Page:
As we discussed last time, it’s just not realistic to hope to stay ahead of inflation’s slow but persistent drain without assuming some risk. For investors whose first goal is to preserve capital, a growth strategy is the appropriate response, in our view. Here’s why.
By our definition, a growth strategy means a portfolio of diversified securities – stocks, bond, and alternative investments. A growth strategy uses both offense and defense to keep and grow capital through a wide variety of economic and political environments. A growth portfolio involves risk, which can be tuned to suit the investor by adjusting the proportion allocated to each asset class.
We feel an intentional mix of risky and less risky holdings is the best way to withstand negative investment events such as inflation, recession, and turmoil, and to capitalize on positive investment events such as economic expansion, rising profits, and reasonable interest rate returns.
Combat the silent enemies
As we discussed last time, losing purchasing power to inflation dooms any risk-free portfolio. Earning one percent a year on a CD creates a slowly rising account balance, but if inflation is running at three percent a year, the investor’s buying power falls every day of the week.
A growth strategy provides the opportunity to outpace inflation, and its unpopular cousin, a weak dollar. These silent killers never sleep. Growth investors assume some risk to overcome them.
Earn more and keep it
We also feel that a growth strategy is a smart way to practice tax efficiency, that is, keeping more of what you earn. With growth, you don’t have to pay any gains taxes unless you sell. Because a growth strategy entails only periodic selling to rebalance the portfolio, the slice that goes to the IRS is limited. Moreover, index ETFs – our favorite tool for portfolio construction – are designed for tax efficiency, with minimal capital gains distributions. (The largest ETF, SPY, has made no capital gains distributions in 19 years.)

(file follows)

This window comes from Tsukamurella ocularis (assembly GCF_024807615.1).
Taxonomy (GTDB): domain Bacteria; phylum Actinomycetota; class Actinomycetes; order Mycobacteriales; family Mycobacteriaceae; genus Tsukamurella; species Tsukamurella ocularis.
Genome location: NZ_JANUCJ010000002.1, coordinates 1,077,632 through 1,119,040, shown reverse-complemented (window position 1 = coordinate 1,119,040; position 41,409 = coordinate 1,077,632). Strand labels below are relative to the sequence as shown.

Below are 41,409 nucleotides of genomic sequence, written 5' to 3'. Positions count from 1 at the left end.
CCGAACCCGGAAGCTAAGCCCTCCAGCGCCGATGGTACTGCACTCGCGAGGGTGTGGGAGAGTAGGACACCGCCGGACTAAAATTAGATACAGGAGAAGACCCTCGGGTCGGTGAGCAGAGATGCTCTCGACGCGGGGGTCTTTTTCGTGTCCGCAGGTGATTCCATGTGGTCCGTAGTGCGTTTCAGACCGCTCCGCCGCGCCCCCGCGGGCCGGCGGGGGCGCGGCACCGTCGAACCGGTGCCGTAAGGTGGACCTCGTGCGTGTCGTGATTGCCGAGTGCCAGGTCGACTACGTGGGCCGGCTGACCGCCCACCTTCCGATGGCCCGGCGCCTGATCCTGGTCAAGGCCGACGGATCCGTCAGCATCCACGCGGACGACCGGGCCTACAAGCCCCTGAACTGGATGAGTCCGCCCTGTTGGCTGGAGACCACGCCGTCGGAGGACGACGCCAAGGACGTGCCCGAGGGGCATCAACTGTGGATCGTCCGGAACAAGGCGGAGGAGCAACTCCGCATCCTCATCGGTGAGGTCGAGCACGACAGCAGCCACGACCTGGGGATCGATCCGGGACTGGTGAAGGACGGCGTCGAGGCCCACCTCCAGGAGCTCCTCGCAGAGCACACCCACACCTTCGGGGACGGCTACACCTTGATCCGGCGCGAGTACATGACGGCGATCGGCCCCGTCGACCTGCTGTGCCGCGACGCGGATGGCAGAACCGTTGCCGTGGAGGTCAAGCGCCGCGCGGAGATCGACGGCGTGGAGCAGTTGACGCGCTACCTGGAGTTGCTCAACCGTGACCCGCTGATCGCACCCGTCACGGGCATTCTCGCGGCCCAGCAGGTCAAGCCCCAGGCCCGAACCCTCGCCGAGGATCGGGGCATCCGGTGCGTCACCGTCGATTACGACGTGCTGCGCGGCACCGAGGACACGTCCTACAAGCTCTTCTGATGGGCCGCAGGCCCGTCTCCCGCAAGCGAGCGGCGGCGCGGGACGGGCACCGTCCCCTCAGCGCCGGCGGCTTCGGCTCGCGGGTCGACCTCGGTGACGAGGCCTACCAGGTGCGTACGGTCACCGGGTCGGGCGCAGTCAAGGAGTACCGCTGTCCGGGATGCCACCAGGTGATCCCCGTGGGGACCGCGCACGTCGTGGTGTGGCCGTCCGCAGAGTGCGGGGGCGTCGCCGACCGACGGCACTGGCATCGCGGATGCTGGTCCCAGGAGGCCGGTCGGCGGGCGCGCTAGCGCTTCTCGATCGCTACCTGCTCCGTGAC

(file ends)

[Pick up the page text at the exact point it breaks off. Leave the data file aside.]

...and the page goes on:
More good news: dividends from the stock portion of the portfolio are currently taxed at the lowest statutory rate of 15 percent. It all adds up to keeping more of what you earn.
(Of course no investment strategy makes sense for every situation and scenario. A growth strategy typically provides some income and liquidity, but if the investor needs quick access to more than 10-20 percent of assets, the withdrawals can trigger taxes.)
If your goal is capital preservation, we suggest adopting a long-term growth mindset. A growth portfolio provides enough risk exposure to yield expected returns that beat inflation and preserve purchasing power.
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An investment cannot be made directly in an index. Not all ETFs are managed with tax-efficiency as a goal. The tax performance of SPY is shown for illustrative purposes. These securities may or may not be held in client accounts.
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